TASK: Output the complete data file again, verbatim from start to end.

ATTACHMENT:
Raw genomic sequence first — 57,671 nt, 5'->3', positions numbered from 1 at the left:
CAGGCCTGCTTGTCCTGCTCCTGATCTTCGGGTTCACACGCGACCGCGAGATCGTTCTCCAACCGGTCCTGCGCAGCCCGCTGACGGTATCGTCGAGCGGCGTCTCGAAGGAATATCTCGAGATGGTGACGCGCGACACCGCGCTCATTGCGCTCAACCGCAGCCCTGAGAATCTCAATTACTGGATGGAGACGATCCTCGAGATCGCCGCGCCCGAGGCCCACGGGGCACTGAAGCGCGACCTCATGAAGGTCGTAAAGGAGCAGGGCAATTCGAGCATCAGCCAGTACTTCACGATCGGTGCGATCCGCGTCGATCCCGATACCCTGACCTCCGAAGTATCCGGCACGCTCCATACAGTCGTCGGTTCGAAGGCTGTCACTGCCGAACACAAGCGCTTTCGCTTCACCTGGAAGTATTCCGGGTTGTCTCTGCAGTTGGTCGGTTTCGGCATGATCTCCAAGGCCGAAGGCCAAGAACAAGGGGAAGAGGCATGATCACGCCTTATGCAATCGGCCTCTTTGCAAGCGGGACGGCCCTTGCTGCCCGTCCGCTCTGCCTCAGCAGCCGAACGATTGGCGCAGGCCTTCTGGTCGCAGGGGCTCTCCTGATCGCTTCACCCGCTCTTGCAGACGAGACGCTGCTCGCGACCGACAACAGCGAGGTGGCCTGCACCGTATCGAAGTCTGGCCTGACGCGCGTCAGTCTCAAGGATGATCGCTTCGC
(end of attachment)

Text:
Raw genomic sequence first — 57,671 nt, 5'->3', positions numbered from 1 at the left:
CAGGCCTGCTTGTCCTGCTCCTGATCTTCGGGTTCACACGCGACCGCGAGATCGTTCTCCAACCGGTCCTGCGCAGCCCGCTGACGGTATCGTCGAGCGGCGTCTCGAAGGAATATCTCGAGATGGTGACGCGCGACACCGCGCTCATTGCGCTCAACCGCAGCCCTGAGAATCTCAATTACTGGATGGAGACGATCCTCGAGATCGCCGCGCCCGAGGCCCACGGGGCACTGAAGCGCGACCTCATGAAGGTCGTAAAGGAGCAGGGCAATTCGAGCATCAGCCAGTACTTCACGATCGGTGCGATCCGCGTCGATCCCGATACCCTGACCTCCGAAGTATCCGGCACGCTCCATACAGTCGTCGGTTCGAAGGCTGTCACTGCCGAACACAAGCGCTTTCGCTTCACCTGGAAGTATTCCGGGTTGTCTCTGCAGTTGGTCGGTTTCGGCATGATCTCCAAGGCCGAAGGCCAAGAACAAGGGGAAGAGGCATGATCACGCCTTATGCAATCGGCCTCTTTGCAAGCGGGACGGCCCTTGCTGCCCGTCCGCTCTGCCTCAGCAGCCGAACGATTGGCGCAGGCCTTCTGGTCGCAGGGGCTCTCCTGATCGCTTCACCCGCTCTTGCAGACGAGACGCTGCTCGCGACCGACAACAGCGAGGTGGCCTGCACCGTATCGAAGTCTGGCCTGACGCGCGTCAGTCTCAAGGATGATCGCTTCGC